V8 Power! 1975 Datsun 280Z

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There’s not too much remarkable about a 1975 Datsun 280Z. We have covered Z cars many times here on Barn Finds and it seems that the earlier variants, like the 240Z, are where the real interest lies. Don’t get me wrong, a 46-year-old 280Z is going to garner attention but there is a decided hierarchy of favorability with Z cars. Nevertheless, this particular ’75 example is harboring a surprise and it is certainly worthy of further investigation. Located in San Diego, California and available, here on Facebook Marketplace is this 1975 Datsun 280Z.

Introduced in 1975, the 280Z replaced the previous year’s 260Z, the biggest difference being the substitution of a 170 HP, 2.8 liter, in-line, six-cylinder engine for the ’74s smaller 2.6. Transmission choices included a four-speed manual or a three-speed automatic. As with so many cars of the era, the 280Z gained some weight, much brought about by the inclusion of Federally mandated five-MPH bumpers. Still composed, the 280Z tipped the scales at a bit over 2,800 lbs. where the original 240Z was a svelte 2,300. Is the extra weight really an issue? Not in this case, this 280Z should probably be renamed a 570Z because that’s what it’s packing, a Chevrolet 5.7 liter (350 CI) V8, spinning a Turbo-Hydramatic automatic transmission. How’s it run? According to the seller, “Chevy 350 Engine and transmission to make it run great!” I bet! What are the engine’s particulars, and how was the swap accomplished? No indication, a further inquiry will be necessary.

The exterior has a classic ’70s Z car bearing.  The seller references it as being in good condition, but as is often the case with Facebook Marketplace listings, the images are few and not comprehensive in presentation while the text description is minimal – way too much so for a ride of this nature. The car doesn’t appear to have suffered any crash damage, though the rear bumper is missing. The hood is ajar too, but perhaps that is all it is, just not closed properly. The Ansen Sprint style wheels are perfect for this generation Datsun and the finish appears to still have some depth; good chrome too. As a final note, it appears that the trim and door handles have been shaved – the windshield wipers have been 86’d too.

There is one good image of the interior and it reveals a pretty standard environment with a replacement steering wheel and a stock looking gear selector lever – whether it is the original Datsun lever or one boosted from something else to actuate the Chevy transmission, is not clear. The presentation is clean but shows typical signs of wear, though nothing excessive – and that includes the dash pad too, no visible cracks.

This Datsun has had quite the upgrade! So much so, that more detail is really warranted, there’s just not enough here to showcase the conversion. Depending on how well the swap has been performed, as well as general road handling and braking characteristics, this 280Z  could be a lot of fun with unsuspecting competition, don’t you think?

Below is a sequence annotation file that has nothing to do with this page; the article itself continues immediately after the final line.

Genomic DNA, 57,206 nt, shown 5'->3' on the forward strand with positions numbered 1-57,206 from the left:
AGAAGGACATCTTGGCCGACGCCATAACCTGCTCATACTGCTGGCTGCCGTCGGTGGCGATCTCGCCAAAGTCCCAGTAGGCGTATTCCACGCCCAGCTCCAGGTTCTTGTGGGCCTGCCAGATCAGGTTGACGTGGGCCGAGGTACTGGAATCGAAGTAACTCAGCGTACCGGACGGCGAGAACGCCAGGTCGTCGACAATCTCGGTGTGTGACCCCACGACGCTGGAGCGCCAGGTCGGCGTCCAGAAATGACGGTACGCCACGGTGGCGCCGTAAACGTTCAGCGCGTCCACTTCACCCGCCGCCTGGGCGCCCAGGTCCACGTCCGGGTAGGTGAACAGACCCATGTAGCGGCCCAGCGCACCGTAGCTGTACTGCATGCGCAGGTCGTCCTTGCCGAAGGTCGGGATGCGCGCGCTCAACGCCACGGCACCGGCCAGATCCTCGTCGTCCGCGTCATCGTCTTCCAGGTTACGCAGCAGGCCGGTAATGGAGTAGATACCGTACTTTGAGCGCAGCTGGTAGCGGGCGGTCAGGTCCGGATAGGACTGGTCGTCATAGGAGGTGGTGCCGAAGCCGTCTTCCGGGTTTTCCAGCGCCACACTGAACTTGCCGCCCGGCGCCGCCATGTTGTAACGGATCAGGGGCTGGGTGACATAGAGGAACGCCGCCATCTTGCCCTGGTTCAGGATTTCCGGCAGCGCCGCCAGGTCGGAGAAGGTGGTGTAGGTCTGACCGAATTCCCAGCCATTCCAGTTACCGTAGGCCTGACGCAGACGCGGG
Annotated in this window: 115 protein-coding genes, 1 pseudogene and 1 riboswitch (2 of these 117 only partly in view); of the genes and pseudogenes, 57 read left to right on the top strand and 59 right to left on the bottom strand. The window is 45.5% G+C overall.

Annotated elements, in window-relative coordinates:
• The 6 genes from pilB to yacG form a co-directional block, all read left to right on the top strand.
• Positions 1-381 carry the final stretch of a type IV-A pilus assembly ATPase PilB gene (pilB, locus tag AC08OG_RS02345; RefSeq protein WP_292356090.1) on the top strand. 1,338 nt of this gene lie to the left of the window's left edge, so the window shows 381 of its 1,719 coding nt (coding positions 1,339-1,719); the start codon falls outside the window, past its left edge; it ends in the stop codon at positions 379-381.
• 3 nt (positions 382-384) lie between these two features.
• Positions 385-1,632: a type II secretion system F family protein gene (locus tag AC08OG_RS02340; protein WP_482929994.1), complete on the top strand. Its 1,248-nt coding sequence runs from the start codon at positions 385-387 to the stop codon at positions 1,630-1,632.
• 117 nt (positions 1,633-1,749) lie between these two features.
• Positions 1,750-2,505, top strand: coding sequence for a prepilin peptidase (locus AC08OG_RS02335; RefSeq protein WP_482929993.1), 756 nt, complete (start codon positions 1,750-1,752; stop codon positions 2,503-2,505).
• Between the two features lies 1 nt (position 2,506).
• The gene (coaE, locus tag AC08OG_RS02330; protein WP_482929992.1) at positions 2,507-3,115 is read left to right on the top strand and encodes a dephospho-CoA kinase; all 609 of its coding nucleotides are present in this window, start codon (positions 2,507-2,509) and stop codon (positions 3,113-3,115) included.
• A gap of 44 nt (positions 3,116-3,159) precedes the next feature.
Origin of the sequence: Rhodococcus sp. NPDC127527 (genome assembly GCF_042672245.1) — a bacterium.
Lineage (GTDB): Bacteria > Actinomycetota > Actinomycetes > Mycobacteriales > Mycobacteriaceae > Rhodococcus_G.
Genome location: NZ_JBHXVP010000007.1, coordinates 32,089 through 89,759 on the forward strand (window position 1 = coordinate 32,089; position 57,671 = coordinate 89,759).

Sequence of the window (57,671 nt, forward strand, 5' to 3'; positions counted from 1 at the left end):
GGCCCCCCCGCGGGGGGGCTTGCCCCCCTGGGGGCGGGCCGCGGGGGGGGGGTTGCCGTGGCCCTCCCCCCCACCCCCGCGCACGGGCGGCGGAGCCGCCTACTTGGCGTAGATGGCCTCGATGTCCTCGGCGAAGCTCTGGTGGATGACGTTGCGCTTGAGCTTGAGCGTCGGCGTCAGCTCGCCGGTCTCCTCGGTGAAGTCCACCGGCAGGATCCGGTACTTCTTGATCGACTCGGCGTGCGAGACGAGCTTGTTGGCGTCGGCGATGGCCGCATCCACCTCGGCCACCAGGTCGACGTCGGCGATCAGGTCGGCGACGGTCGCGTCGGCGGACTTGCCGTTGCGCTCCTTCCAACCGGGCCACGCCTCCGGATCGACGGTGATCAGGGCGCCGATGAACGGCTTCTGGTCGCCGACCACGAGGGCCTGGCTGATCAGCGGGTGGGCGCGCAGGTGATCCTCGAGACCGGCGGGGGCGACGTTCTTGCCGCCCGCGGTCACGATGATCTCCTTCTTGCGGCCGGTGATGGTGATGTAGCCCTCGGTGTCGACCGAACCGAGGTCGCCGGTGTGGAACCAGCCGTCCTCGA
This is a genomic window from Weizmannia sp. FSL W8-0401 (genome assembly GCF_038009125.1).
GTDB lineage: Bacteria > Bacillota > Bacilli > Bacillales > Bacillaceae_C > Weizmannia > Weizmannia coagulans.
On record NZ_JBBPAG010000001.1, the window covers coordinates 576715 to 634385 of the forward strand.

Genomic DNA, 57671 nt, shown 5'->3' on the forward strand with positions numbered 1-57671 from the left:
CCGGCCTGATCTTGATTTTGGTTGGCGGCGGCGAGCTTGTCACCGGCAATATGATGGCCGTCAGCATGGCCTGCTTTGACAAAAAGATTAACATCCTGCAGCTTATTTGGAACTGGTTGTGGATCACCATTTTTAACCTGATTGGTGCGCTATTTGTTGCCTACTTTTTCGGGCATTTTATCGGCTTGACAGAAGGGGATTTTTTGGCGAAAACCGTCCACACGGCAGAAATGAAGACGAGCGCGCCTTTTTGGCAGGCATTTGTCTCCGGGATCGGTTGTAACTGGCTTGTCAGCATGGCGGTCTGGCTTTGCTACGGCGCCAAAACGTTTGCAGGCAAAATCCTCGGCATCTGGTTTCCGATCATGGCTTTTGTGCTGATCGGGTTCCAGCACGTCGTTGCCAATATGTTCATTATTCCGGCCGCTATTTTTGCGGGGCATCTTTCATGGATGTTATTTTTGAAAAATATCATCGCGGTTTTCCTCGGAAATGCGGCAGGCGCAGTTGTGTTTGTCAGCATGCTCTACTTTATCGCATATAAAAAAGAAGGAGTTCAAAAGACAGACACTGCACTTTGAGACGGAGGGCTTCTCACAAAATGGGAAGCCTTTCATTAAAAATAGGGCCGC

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  1. Steve R

    Small block Chevy conversions were very common in the late-70’s and early-80’s. There were several companies that made kits that included frame mounts for the engine and headers. Supposedly the weight difference was less than 100lbs if the small block used an aluminum intake and headers. Unfortunately, most succumbed to California’s emissions testing regime of the 80’s and 90’s, before there was a testing exemption for 1975 and earlier models.

    Steve R

    Like 3
  2. Skorzeny

    I kinda like it, except for the stupidity of the automatic and the absolute stupidity of shave door handles. Why? Sure it will find a new home.

    Like 2
  3. Mark in WNC

    Didn’t realize .CA would allow dumb-ass red necks to reside there.

    Like 4
    • Blyndgesser

      I guess you’ve never been to Bakersfield…

      Like 4
  4. 370zpp 370zppMember

    But, about those wipers . . ?

    Like 3
  5. Steve

    If they could get a sbc in a mg. I would think it would pretty easy in a Z

    Like 0
  6. TimS

    In the early 90s I stuffed a 350 with th350 in my 73 240z. I was missing having a V8 muscle car like my Nova I had sold years before. I liked the odd project and it made for good stories. Even with an alum intake and headers it was unbalanced forward but made a fun stoplight to stoplight car. It was prone to collapsing the crush sleeve in the rear end and had I kept the car I was planning on a Jaguar independent rear end. Ohhh to be a dumb kid again…

    Like 5
  7. Allen Schlegel

    Why would someone with a desirable Z present it for sale with hood not closed and dust covered interior and arm rests ? Not much confidence in this one.

    Like 0
    • Stilbo

      The hood is probably partially open due to the carburetor and air cleaner interfering with it closing completely.
      At least they didn’t cut a hole in the hood.
      Actually, surprised they didn’t.

      Like 2
  8. Kenn

    A modified air cleaner would solve the hood closing problem. But I, too, wonder about the wipers. Why in the world would they be off? Door handles being removed is old school, but so what? Looks good to me.

    Like 0
  9. Jakespeed

    Wasn’t there a kit called the “Scarab Z” that was a small block Chevy installation kit? I’m pretty sure that I used to see these in Hot Rod Magazine in the late 1970s through the mid 1980s. http://datsunforum.com/the-scarab-legend-the-original-hybrid-datsun-z/

    Like 2

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